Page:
Utah designated the sego lily (Calochortus nuttalli) as the official state flower in 1911. Blooming in early summer, the sego lily has white, lilac, or yellow flowers and grows on open grass and sage rangelands in the Great Basin in Utah. Chosen as the flower symbol of Utah because of its natural beauty and historic significance (the soft, bulbous root of the sego lily was collected and eaten in the mid 1800's during a crop-devouring plague of crickets in Utah).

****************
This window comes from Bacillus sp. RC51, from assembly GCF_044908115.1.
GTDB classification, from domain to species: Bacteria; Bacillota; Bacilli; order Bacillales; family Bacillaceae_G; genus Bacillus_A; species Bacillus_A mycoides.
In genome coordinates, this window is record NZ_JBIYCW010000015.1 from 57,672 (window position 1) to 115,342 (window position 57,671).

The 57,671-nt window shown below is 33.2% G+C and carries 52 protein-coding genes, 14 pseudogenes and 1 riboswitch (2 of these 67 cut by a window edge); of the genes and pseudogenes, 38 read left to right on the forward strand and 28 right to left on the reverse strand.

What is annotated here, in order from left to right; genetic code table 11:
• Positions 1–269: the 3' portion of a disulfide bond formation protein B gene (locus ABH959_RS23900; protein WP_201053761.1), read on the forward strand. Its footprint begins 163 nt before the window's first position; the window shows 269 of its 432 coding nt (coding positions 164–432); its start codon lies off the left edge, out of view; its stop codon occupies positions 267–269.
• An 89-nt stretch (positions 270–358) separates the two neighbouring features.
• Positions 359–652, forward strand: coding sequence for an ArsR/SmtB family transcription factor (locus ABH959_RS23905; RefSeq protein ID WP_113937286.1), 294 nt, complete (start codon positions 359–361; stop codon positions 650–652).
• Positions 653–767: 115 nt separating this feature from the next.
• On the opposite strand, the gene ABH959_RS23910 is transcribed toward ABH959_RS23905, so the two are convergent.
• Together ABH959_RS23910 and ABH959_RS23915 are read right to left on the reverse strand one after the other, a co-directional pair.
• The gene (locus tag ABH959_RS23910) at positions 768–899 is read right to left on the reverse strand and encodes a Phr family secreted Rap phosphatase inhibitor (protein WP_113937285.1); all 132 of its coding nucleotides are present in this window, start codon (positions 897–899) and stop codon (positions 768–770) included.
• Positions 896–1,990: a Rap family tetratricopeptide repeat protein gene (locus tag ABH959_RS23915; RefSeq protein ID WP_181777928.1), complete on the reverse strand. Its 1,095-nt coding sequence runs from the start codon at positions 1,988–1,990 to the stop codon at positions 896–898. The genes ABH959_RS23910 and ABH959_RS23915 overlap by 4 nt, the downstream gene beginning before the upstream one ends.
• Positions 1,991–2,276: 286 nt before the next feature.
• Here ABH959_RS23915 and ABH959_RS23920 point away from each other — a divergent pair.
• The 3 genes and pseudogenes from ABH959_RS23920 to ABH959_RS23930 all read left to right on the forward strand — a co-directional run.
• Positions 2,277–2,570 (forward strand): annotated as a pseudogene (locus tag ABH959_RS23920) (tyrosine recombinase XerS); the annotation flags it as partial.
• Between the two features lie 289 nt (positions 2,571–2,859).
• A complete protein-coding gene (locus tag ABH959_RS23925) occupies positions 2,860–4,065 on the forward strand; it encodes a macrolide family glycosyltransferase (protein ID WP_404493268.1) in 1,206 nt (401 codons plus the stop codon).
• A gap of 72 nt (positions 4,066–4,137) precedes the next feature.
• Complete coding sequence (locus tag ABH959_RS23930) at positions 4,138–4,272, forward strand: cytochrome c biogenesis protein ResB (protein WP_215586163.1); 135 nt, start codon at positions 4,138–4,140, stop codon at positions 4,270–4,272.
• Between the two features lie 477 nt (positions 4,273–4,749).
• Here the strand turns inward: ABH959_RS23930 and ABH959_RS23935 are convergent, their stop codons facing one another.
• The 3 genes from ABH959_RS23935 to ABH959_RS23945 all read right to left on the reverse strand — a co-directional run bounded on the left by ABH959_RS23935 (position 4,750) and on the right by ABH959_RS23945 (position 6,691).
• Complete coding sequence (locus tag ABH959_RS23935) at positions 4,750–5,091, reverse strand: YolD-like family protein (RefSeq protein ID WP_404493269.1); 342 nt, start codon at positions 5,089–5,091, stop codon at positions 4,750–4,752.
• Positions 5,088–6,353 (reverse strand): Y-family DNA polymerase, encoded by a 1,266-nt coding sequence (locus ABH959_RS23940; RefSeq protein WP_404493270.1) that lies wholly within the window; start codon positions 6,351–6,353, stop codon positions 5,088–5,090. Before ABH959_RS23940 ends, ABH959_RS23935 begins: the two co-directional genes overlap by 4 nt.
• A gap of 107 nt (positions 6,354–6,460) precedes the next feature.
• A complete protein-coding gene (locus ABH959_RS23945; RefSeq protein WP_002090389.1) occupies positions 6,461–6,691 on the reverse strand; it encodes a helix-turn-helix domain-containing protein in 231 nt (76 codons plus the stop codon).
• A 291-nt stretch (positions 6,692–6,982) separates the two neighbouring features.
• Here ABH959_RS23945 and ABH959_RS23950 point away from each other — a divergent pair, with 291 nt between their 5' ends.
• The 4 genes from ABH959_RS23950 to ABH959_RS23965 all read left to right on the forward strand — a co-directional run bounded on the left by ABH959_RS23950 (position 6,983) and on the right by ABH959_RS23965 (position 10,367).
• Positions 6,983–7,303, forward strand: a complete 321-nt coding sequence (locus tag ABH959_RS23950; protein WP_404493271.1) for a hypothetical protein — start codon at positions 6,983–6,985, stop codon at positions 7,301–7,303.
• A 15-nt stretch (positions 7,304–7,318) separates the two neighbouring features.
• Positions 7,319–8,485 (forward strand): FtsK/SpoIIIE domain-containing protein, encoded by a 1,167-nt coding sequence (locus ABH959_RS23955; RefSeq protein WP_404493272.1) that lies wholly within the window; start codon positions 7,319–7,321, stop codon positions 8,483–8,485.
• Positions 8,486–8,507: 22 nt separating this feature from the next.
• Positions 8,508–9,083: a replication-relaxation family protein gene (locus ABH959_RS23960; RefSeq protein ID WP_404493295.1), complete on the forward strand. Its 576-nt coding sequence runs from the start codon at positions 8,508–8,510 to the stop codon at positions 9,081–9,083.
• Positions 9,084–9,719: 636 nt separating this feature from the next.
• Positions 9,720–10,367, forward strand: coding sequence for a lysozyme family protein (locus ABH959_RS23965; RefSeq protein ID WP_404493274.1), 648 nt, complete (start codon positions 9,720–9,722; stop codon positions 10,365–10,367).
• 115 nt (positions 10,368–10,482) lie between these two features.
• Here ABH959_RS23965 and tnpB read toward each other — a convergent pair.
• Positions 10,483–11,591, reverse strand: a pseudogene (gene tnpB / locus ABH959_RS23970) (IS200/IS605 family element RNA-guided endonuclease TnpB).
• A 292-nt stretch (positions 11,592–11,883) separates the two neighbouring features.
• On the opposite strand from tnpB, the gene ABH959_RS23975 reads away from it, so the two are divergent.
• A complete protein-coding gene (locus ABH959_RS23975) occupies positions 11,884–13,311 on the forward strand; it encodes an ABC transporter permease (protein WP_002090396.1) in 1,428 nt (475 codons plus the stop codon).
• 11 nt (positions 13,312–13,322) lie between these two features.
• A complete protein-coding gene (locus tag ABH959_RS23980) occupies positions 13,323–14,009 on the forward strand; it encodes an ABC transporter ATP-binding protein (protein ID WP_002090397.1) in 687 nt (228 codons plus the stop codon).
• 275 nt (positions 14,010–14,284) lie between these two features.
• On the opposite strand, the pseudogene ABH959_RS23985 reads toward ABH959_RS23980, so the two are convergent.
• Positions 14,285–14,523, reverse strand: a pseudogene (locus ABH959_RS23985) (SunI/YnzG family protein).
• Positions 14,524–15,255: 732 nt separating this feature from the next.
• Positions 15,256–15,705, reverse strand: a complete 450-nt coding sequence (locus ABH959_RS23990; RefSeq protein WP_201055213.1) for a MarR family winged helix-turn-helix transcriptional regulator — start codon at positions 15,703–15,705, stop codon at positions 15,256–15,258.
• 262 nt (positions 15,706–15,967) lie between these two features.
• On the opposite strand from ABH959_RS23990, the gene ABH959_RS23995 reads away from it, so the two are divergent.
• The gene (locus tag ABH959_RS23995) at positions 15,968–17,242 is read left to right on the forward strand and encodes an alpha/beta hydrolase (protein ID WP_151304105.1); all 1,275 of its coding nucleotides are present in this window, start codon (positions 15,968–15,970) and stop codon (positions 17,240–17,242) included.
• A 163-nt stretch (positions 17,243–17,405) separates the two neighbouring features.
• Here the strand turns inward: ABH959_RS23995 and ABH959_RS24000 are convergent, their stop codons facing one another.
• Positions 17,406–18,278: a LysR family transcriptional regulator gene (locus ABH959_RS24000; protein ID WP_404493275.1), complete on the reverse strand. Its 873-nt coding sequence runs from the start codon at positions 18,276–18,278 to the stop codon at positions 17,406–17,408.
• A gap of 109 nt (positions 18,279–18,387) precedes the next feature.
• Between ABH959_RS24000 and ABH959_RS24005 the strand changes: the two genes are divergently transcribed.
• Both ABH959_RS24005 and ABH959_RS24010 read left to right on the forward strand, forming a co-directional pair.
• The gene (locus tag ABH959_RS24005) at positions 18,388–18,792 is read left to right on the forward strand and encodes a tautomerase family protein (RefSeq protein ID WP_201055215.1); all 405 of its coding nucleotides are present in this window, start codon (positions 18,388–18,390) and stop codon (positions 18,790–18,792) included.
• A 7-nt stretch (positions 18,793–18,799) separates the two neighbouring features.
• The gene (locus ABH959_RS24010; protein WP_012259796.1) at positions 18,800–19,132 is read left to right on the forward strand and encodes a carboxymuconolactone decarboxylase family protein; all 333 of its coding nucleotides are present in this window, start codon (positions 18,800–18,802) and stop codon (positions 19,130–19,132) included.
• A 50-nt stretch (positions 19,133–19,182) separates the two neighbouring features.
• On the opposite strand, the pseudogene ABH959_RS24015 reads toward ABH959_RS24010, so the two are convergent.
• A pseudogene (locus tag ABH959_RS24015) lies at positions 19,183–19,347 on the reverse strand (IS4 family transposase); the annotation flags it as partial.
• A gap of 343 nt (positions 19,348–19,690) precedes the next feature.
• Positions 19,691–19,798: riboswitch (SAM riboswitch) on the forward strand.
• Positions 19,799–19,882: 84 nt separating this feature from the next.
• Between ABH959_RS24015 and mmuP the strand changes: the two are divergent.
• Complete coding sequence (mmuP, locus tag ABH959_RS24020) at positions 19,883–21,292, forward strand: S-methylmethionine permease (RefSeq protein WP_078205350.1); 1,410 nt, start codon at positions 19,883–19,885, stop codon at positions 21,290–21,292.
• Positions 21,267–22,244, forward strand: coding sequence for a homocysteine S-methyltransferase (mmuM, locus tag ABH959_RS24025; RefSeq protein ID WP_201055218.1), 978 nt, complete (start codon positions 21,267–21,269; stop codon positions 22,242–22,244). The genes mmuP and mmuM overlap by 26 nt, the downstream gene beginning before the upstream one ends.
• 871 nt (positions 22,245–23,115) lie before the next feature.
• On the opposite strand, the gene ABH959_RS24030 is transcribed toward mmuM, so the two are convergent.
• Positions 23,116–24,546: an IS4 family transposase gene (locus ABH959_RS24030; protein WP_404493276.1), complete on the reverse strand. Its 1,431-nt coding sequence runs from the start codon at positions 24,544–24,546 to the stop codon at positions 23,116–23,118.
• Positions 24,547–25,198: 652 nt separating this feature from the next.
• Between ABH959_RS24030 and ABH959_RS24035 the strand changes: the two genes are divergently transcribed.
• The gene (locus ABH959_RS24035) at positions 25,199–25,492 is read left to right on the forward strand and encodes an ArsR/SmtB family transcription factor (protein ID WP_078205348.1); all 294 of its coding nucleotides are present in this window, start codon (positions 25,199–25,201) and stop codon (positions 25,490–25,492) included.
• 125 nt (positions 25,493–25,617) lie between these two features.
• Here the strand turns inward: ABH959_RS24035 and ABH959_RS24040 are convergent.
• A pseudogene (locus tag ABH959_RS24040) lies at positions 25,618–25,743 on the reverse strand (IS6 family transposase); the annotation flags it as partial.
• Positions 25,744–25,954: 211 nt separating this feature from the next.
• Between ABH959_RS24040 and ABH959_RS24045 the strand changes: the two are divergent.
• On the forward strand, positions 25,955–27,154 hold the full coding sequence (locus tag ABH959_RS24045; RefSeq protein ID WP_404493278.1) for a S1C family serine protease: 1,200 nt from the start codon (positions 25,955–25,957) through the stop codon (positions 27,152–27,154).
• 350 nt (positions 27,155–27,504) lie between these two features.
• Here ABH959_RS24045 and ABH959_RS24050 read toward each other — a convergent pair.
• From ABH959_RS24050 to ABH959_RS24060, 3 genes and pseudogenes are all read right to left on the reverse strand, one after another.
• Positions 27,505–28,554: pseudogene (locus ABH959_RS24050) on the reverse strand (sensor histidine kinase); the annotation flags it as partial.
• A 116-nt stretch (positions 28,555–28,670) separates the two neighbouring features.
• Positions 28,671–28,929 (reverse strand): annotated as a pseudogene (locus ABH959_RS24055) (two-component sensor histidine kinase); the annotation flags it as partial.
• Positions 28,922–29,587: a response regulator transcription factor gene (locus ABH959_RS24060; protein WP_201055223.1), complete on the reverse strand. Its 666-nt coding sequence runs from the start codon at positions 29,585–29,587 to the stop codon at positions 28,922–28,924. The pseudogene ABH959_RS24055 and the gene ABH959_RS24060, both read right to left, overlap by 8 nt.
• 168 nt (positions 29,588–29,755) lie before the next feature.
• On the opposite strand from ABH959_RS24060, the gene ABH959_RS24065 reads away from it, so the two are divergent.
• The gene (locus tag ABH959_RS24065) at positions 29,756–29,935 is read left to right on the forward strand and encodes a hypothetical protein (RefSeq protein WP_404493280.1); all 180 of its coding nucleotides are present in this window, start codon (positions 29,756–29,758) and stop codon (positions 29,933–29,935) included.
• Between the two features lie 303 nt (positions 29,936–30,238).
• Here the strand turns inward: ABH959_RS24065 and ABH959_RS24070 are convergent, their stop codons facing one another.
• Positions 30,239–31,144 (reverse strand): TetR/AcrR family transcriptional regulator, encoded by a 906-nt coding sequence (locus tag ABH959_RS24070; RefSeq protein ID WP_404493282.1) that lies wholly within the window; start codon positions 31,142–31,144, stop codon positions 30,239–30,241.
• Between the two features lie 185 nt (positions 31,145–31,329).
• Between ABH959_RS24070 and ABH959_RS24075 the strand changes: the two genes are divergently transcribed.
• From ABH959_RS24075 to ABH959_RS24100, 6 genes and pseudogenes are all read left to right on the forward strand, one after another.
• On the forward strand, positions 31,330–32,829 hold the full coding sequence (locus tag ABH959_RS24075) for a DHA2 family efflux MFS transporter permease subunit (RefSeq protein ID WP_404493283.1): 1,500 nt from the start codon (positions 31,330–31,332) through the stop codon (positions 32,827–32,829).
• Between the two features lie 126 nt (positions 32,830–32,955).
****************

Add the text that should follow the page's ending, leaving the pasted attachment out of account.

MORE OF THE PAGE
Also called mariposa lily, the bulb of the sego lily was roasted, boiled, or made into a porridge by native Americans before the Mormon pioneers. The sego lily is native to a number of western states (including Idaho, Montana, Wyoming, North Dakota, South Dakota, Nebraska, Nevada, Utah, Colorado, Arizona, and New Mexico).